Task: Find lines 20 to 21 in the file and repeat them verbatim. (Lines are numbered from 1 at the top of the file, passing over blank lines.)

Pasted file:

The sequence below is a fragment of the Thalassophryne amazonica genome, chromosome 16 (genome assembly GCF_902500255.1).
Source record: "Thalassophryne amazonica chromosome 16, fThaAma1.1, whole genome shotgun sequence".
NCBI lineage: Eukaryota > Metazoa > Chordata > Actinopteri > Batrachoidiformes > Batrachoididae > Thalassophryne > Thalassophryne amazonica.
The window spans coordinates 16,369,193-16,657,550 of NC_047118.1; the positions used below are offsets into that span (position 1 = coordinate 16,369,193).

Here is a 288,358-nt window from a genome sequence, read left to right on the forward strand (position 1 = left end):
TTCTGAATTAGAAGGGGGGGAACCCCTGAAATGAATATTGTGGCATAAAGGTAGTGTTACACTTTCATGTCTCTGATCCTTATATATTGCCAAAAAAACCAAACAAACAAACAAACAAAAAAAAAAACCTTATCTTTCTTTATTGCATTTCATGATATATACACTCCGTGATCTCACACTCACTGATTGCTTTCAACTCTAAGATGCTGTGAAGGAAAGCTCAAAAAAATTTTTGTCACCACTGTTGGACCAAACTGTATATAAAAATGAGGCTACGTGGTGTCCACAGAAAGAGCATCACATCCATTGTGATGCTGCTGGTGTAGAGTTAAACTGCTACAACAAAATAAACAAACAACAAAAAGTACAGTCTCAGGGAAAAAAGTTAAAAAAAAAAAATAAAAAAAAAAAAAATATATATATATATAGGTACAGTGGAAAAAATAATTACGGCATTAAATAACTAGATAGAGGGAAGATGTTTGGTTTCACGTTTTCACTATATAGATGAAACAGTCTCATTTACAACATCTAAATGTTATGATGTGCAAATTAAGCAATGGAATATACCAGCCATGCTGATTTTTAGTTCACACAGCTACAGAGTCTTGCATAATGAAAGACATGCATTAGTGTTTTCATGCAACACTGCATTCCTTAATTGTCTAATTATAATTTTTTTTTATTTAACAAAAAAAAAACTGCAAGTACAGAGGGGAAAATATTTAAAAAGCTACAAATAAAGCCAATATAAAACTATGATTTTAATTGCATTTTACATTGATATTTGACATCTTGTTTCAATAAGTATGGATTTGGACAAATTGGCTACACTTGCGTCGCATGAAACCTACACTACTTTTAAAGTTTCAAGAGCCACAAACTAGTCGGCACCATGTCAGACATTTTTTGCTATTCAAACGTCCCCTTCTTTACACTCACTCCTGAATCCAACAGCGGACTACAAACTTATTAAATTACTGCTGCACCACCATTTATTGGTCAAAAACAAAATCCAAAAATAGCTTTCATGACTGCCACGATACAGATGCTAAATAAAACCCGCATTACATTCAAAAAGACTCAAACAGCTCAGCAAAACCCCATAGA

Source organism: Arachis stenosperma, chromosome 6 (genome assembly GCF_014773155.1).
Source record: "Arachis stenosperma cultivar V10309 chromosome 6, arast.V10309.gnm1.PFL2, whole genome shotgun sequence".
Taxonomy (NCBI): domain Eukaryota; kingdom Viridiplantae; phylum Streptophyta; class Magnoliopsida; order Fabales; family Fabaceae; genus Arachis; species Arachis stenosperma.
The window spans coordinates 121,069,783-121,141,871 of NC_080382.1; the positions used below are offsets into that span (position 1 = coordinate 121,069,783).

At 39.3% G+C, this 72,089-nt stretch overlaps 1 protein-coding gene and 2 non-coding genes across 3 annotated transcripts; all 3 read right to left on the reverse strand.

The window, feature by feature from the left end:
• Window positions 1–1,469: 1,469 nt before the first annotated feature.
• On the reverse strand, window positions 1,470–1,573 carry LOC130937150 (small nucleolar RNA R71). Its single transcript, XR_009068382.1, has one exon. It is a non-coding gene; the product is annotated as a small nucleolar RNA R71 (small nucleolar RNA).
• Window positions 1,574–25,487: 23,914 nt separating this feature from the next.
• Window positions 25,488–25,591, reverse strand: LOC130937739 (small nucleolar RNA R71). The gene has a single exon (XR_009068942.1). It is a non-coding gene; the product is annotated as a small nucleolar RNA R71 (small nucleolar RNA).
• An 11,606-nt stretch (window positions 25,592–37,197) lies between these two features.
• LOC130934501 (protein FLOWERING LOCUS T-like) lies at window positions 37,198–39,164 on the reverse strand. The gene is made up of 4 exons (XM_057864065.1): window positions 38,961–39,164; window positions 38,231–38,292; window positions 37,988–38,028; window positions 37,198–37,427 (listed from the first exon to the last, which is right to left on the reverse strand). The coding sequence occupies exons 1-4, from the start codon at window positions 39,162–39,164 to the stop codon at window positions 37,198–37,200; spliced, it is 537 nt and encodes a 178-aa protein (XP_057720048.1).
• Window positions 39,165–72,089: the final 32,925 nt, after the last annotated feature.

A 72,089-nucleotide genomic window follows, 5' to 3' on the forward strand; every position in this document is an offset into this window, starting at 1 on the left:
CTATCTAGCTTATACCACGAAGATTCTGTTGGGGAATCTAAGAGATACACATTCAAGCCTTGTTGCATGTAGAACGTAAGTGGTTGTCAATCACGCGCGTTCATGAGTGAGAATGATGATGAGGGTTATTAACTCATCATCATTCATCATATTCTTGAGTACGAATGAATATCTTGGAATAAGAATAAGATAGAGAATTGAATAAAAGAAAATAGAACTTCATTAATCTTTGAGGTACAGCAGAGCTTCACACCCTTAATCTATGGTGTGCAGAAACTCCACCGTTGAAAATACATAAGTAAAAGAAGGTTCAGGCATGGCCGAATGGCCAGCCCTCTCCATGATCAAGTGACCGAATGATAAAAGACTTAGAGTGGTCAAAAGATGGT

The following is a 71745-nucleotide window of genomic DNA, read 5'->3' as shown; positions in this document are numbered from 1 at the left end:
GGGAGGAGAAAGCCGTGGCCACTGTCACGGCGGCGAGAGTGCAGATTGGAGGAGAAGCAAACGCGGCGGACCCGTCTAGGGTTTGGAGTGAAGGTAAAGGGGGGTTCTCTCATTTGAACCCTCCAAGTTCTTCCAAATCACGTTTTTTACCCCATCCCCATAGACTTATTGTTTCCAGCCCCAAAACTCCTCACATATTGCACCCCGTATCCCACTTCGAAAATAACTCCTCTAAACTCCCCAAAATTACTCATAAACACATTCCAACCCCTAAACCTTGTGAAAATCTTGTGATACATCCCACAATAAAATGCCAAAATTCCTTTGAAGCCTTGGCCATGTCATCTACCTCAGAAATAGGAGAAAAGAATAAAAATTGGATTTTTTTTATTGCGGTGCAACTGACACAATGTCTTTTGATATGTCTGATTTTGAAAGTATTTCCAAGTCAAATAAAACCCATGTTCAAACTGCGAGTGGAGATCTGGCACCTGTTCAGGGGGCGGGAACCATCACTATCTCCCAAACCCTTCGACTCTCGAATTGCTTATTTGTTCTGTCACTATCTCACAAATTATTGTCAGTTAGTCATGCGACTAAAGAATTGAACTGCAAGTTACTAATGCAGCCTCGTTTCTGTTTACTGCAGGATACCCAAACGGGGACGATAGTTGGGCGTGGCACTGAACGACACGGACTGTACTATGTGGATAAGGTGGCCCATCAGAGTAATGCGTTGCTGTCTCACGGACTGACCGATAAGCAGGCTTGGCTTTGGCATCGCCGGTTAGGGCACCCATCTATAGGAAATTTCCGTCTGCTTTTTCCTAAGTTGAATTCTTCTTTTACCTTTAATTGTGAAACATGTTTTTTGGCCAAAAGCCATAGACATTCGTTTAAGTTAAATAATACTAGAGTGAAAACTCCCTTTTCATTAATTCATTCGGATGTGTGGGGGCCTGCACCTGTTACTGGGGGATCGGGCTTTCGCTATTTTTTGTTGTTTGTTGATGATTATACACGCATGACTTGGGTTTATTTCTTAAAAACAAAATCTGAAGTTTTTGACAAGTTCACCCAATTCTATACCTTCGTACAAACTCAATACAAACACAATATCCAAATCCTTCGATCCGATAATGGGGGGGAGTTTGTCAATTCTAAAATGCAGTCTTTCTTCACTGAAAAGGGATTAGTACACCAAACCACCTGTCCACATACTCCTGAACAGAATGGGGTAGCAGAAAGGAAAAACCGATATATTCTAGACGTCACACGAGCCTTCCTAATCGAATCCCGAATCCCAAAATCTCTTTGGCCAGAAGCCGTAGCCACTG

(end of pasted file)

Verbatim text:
A 72,089-nucleotide genomic window follows, 5' to 3' on the forward strand; every position in this document is an offset into this window, starting at 1 on the left:
CTATCTAGCTTATACCACGAAGATTCTGTTGGGGAATCTAAGAGATACACATTCAAGCCTTGTTGCATGTAGAACGTAAGTGGTTGTCAATCACGCGCGTTCATGAGTGAGAATGATGATGAGGGTTATTAACTCATCATCATTCATCATATTCTTGAGTACGAATGAATATCTTGGAATAAGAATAAGATAGAGAATTGAATAAAAGAAAATAGAACTTCATTAATCTTTGAGGTACAGCAGAGCTTCACACCCTTAATCTATGGTGTGCAGAAACTCCACCGTTGAAAATACATAAGTAAAAGAAGGTTCAGGCATGGCCGAATGGCCAGCCCTCTCCATGATCAAGTGACCGAATGATAAAAGACTTAGAGTGGTCAAAAGATGGT